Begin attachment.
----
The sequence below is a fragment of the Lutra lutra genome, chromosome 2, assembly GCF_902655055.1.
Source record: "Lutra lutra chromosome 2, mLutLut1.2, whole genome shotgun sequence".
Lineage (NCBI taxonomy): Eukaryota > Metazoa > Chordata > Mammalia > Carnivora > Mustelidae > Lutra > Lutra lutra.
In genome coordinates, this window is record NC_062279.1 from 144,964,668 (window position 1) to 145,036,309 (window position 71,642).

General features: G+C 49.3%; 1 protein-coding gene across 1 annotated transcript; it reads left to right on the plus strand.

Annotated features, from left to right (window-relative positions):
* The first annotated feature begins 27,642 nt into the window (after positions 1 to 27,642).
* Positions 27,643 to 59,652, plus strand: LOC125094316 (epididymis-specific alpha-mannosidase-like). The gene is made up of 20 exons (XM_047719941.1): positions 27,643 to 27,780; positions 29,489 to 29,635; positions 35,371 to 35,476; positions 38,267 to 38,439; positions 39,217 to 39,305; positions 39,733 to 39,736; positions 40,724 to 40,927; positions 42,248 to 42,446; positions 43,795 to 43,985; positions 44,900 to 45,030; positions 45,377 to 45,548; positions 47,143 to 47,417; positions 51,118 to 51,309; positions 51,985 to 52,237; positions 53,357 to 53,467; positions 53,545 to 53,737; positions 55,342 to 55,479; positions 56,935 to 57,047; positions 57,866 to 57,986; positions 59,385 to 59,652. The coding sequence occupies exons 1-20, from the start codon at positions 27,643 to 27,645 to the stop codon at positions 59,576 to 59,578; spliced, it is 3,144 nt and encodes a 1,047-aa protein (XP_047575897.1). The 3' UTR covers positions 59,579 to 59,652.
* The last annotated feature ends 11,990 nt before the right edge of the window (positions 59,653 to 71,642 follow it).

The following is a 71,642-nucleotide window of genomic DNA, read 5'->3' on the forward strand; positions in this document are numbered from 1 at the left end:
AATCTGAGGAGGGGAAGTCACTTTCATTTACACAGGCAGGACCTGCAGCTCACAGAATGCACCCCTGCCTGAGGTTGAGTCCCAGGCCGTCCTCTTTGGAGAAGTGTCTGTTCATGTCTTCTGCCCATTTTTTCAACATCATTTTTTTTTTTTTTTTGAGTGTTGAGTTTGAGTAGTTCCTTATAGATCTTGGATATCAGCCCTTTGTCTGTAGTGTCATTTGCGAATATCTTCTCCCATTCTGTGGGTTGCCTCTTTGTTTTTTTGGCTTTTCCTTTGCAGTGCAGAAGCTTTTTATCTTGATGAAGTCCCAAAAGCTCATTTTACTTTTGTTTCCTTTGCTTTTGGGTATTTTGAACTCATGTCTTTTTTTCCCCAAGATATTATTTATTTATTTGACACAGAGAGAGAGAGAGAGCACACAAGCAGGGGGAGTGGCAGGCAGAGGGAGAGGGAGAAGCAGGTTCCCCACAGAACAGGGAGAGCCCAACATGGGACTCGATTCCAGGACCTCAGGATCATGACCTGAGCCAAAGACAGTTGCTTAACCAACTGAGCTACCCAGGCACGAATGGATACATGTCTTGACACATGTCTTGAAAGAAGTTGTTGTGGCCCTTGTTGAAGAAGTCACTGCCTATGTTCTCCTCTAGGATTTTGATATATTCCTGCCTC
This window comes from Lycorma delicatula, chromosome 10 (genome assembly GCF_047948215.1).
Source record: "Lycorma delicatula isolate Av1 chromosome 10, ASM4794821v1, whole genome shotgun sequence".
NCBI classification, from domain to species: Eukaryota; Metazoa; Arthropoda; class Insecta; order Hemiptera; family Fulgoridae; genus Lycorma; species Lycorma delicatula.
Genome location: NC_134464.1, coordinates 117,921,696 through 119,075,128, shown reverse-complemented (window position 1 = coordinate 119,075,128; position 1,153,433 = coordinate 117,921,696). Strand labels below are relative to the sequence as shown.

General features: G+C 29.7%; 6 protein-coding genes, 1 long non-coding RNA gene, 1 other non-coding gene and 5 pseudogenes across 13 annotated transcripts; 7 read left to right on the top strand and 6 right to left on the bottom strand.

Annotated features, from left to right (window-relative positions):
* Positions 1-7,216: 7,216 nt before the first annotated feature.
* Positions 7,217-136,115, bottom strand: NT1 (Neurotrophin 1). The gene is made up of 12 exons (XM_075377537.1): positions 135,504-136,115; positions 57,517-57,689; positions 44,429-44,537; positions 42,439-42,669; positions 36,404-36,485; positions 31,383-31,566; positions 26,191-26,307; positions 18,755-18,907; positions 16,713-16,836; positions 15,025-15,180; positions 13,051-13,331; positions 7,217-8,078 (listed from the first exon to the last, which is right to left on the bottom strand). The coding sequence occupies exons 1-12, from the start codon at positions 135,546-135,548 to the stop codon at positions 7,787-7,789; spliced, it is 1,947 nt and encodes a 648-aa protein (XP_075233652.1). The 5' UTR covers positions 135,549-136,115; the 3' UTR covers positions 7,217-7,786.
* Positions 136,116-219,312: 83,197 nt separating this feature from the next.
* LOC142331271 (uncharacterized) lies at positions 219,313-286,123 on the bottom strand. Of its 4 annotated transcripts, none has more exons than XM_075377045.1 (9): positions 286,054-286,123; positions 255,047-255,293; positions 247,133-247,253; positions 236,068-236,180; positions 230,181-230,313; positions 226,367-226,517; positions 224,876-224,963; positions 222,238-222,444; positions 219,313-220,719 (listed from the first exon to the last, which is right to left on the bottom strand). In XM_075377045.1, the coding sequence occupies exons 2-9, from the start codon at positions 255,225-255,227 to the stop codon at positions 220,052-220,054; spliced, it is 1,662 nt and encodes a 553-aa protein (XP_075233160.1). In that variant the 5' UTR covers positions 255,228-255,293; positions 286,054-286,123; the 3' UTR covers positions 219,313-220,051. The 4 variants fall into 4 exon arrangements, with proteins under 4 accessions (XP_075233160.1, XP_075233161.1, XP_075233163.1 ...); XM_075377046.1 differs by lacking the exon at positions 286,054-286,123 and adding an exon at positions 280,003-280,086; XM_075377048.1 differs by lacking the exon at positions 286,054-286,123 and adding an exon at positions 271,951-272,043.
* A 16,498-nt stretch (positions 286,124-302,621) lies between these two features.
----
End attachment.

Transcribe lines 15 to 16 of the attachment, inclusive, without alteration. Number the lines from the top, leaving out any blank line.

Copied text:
Genome location: NC_134464.1, coordinates 117,921,696 through 119,075,128, shown reverse-complemented (window position 1 = coordinate 119,075,128; position 1,153,433 = coordinate 117,921,696). Strand labels below are relative to the sequence as shown.

General features: G+C 29.7%; 6 protein-coding genes, 1 long non-coding RNA gene, 1 other non-coding gene and 5 pseudogenes across 13 annotated transcripts; 7 read left to right on the top strand and 6 right to left on the bottom strand.